Resistances in Applying Industrial Laser Beam Characterization Techniques

John McCauley, Midwest Regional Sales Engineer, Ophir Photonics Group

This year we are celebrating the 50-year anniversary of the laser. Lasers have proven one of the most promising technologies, yet there is still farther to go. With the advancements come more complex and “focused” (no pun intended) laser applications. In some cases, especially with industrial laser processes, it’s getting to the point where the end user -- whether it be the process engineer, quality personnel, or maintenance technician -- must dedicate more and more time to studying laser technologies in order to truly understand the way lasers are being applied. Companies who supply laser beam characterization products have also been diligently developing these technologies in order to continue to provide the best real-world solutions possible.

Beam characterization can be described as using a set of equipment to gather data about a laser beam that is vital to the process in which that laser is used. Such characteristics might include: output power or pulse energy, pulse width and shape, raw beam size or focused spot size, beam mode, as well as several other laser attributes that you could gather with current beam characterization technologies.
As technology evolves, laser specialists must continue to educate themselves in order to be able to proactively maintain their laser systems and ensure the highest quality processes. Part of this continuing education should include the characterization of their beam. The laser specialist should be utilizing any and all tools at their disposal in order to gather as much information about their beam as possible so they can make the most accurate analyses. However, for a number of reasons, laser users, and even in some cases laser manufacturers and integrators, still do not take advantage of the information that beam characterization solutions supply.
Why the Resistance?
There are many end users of lasers who were thrown into this position through one life path or another. They were awarded the task of “making sure that laser ‘thing’ is working right.” A company with a laser in its manufacturing process will usually work with a laser manufacturer or integrator to develop a laser process, but since most of the development will happen outside of the end user’s facility, the laser will be installed and put online and can often be treated as a “magic black box” after that. Since a majority of people don’t truly understand laser principals, this can be a great opportunity. Unfortunately, understanding the characteristics of a laser and learning how to apply those characteristics to your processes can be a tedious and often-times frustrating assignment. A lot of those who are assigned this task will equip themselves with “just enough knowledge to be dangerous,” but will still lack a firm grasp on understanding how a laser behaves, as well as what to change and when to change it to achieve optimal process results.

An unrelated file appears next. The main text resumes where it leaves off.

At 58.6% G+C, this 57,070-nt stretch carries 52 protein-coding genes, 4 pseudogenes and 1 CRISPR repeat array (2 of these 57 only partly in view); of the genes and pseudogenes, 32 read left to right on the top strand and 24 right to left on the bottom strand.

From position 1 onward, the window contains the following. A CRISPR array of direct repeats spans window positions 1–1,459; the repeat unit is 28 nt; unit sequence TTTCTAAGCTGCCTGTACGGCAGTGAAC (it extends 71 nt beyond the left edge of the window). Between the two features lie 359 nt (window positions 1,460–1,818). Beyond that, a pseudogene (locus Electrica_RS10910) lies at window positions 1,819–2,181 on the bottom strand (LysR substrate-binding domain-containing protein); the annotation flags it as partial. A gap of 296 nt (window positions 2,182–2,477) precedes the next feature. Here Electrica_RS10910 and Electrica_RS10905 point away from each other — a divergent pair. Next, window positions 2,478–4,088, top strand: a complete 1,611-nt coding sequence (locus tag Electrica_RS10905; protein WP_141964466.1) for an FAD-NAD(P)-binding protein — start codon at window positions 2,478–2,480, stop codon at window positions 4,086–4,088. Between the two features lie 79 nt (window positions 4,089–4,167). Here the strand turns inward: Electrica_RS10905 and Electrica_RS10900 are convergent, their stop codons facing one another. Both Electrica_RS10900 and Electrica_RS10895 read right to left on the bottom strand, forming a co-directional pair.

Several industrial laser users have an advanced understanding of the proper application of the laser for which they are responsible. Whether it is through an academic setting, participation in an advanced laser principals and/or maintenance course, or from simply attending the “School of Hard Knocks,” they know how to manipulate a laser to achieve the desired results. Such an individual will probably tell you that it can be a frustrating and time-consuming process, which is magnified when the proper tools are not available. Burn paper, acrylic blocks, mode plates, even power meters can provide some indications about how your laser is performing and feedback during laser tuning practices. However, the information is mostly subject to the technician’s opinion and still may not address the problem of the processes taking too much time to perform.
There are those who are convinced that laser beam characterization is not needed for some industrial laser processes. For instance, it’s been said that, “Hey, if the laser is marking, it’s marking and that’s good enough for me.” Unfortunately, what is forgotten is that often laser components will degrade over time and not monitoring the changing laser behavior over time will result in slower throughput or issues with poor quality. Applying a consistent, thorough, planned maintenance schedule that includes laser beam characterization practices will not only ensure high-quality results, it will ultimately save money by reducing or eliminating scrap and reducing the risk of laser down time due to catastrophic failure of laser components… regardless of the type of laser or process that is applied.
A lot of reputable laser manufacturers are willing to work with end users to help them understand what is important about their manufacturing process with respect to the care and maintenance of their laser. They realize that disclosing the quality of their own product is vital to their competitive edge against other laser manufacturers and they will openly provide beam characterization data to those considering their products. However, some are not willing to support the need for laser beam characterization. It makes one wonder why the beam quality of their product is not being disclosed. In some cases, I’m sure that it is for reasons already discussed in this article. However, as an end user, and even an integrator, this should be carefully considered when establishing relationships with laser manufacturers.